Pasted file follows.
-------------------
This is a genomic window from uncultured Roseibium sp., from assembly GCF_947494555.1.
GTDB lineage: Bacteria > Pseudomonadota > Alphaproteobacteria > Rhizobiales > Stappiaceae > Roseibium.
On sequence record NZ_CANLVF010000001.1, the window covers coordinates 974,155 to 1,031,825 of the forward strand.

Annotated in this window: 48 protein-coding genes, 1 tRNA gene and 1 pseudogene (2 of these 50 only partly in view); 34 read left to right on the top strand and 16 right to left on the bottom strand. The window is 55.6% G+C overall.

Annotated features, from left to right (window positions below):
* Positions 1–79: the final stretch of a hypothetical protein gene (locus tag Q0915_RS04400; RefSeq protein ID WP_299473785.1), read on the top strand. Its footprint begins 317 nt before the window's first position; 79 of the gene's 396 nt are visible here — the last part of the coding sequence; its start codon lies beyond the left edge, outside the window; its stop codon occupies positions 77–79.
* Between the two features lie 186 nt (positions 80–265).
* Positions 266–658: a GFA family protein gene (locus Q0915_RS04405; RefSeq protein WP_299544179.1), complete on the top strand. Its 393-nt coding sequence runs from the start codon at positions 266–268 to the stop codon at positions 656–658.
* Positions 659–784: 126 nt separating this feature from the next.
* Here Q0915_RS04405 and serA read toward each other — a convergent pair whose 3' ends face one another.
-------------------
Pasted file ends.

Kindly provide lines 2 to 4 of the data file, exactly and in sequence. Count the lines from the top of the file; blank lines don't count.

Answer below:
GTDB lineage: Bacteria > Pseudomonadota > Alphaproteobacteria > Rhizobiales > Stappiaceae > Roseibium.
On sequence record NZ_CANLVF010000001.1, the window covers coordinates 974,155 to 1,031,825 of the forward strand.

Annotated in this window: 48 protein-coding genes, 1 tRNA gene and 1 pseudogene (2 of these 50 only partly in view); 34 read left to right on the top strand and 16 right to left on the bottom strand. The window is 55.6% G+C overall.